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The first assignments: sink or swim

08/04/2012 2 comments

After a long professional leave, the Mute Button is back with exploring how the first interpreting assignments really feel.

Well, university and the “real world” are two different pair of shoes. Retrospectively, I have to admit that passing the diploma exams wasn’t such an existential problem as I had believed at that time. Not at all…

In the real interpreting world things obviously work a bit differently. Especially the very first assignment is, from a psychological point of view, no easy task to face: Albeit investing a lot in preparation you have the feeling your audience knows more of the topic than you ever will, you are surrounded by more experienced interpreters and the genuine feeling is that of just turning around, running away and do something else than interpreting. Nervousness increases exponentially and pressure is running high when you realize you are in a booth and there is no point of return from here. Then you switch on the mic and from then on it’s either sink or swim.

Young interpreters, recent graduates, are thrown in at the deep end into the business at full force and speed, with no mercy. They are thrown into a pool of sharks ready to feed on you (at least it felt that way before the very first assignment!). They are told to embark on a dreadful journey to their very own Mount Doom. However, being thrown into the business that way is nothing to whine about. Au contraire, it’s both important and vital. It opens your eyes to how things are and gives you the chance to show what you can do, no matter how “bad” the circumstances are. It’s dreadful, yes, but it’s no reason to turn your back and run away.

On a personal note: I had no preparation material for my very first speech (a very difficult and technical one), had to interpret heavily accented English into German, retrieved the PPT just moments before the speech and was left alone for most of my assignment in the booth. In other words, probably the worst happened to me in the beginning … and I am glad it did. I relied only on my preparation and interpreted as best as I could. And I made it! I survived a challenge far worse than an exam. I swam, because I just had to.

Why is such a situation a good thing? It’s good, because it reveals the importance of being faced with an extreme situation of “now-or-never”, and prevail! It gave me lots of experience and self-esteem for sure. So don’t take this the wrong way when I say: I wish all of you that the worst happens to you too, so that you can face a huge challenge and survive it, gain experience and self-esteem from it and do important and vital first steps as professionals in a real business environment. Be prepared to say farewell to how things were at uni though and expect things to be different in dark business territory. And don’t give up before it really started: “Courage is found in unlikely places”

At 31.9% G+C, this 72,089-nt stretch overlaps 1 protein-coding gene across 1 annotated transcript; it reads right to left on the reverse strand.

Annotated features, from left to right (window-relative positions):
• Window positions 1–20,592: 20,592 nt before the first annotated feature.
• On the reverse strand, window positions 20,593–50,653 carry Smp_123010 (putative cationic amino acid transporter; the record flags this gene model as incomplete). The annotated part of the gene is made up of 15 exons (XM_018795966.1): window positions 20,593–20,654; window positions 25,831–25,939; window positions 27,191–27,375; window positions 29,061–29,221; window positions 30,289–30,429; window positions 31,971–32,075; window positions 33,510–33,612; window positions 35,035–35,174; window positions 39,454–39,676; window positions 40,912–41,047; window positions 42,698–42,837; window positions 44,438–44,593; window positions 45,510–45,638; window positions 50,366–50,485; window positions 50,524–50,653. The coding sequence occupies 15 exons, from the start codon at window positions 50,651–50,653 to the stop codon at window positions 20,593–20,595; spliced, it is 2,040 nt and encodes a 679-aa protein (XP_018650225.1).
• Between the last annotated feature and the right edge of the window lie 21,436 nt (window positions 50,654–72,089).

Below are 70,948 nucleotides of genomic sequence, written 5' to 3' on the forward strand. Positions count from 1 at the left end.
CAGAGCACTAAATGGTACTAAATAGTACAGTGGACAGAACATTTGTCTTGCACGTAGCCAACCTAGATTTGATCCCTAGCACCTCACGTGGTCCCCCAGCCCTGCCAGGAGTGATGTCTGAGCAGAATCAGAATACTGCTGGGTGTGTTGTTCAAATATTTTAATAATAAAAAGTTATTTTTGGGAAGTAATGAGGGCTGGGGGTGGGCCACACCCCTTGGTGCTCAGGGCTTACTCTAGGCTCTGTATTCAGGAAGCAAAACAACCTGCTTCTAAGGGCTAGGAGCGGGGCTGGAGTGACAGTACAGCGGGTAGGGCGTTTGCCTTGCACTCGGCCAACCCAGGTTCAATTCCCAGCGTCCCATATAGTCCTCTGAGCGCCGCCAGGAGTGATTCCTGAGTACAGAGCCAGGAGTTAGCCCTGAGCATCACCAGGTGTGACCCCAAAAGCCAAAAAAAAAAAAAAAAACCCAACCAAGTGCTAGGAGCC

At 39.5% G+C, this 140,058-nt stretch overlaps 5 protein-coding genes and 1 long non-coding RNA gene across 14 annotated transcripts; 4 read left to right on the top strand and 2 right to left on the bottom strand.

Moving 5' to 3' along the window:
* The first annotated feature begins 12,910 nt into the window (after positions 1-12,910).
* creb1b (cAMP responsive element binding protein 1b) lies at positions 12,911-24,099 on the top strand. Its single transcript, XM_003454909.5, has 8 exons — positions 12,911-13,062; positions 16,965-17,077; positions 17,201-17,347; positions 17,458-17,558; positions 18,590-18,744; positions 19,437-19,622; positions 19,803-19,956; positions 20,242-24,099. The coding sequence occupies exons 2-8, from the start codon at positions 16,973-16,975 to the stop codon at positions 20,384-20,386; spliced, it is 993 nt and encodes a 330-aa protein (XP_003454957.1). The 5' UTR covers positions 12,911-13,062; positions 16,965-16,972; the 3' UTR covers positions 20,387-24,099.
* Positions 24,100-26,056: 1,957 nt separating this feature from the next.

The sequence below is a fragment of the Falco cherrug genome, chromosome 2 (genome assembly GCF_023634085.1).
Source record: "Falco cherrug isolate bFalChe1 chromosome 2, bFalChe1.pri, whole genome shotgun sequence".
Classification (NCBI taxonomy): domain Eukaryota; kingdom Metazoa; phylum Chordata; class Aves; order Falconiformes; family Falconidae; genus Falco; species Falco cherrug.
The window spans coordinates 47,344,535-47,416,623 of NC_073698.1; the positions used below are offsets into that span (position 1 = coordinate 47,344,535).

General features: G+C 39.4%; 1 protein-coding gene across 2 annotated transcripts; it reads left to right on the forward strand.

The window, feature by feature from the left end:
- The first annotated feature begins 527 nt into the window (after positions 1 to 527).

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Wikipedia: a reliable source of information?

09/03/2012 5 comments

Most of us, who recently graduated from uni, praised Wikipedia for its precious service during our uni carrer, especially when time was scarce and we were loaded with projects, deadlines, presentations, interpreting classes etc. Wikipedia seemed to be a quick-fix for all our problems. Presentations were prepared fast and information was collected easily. Silently, we always thanked Wikipedia for the magic it provided so comfortably. At the same time,  we were lured to consult the website over and over again and until it formed an integral part of our uni life. Ok, we were told every now and then to refrain from using Wikipedia as a source of information for our interpreting classes, but come on: Who didn’t check on the website to save some time and nerves?

The thing is: Wikipedia may have helped us at university, but is the platform a valuable and reliable source of information which to consult for the preparation of an interpreting assignment? The answer to that question is: yes and no.

In a professional interpreting context, and I reckon that must be self-explaining, I’d never use Wikipedia for information such as bibliographic information about people, about historic events, political ideologies … for most of the things actually. Why? You never know who is behind the information, if the information is true/accurate/verfied or not. Wikipedia’s open, collaborative approach is generally a good thing, but you can never be sure who is behind the information you find. If you use Wikipedia as source,  always double-check your information!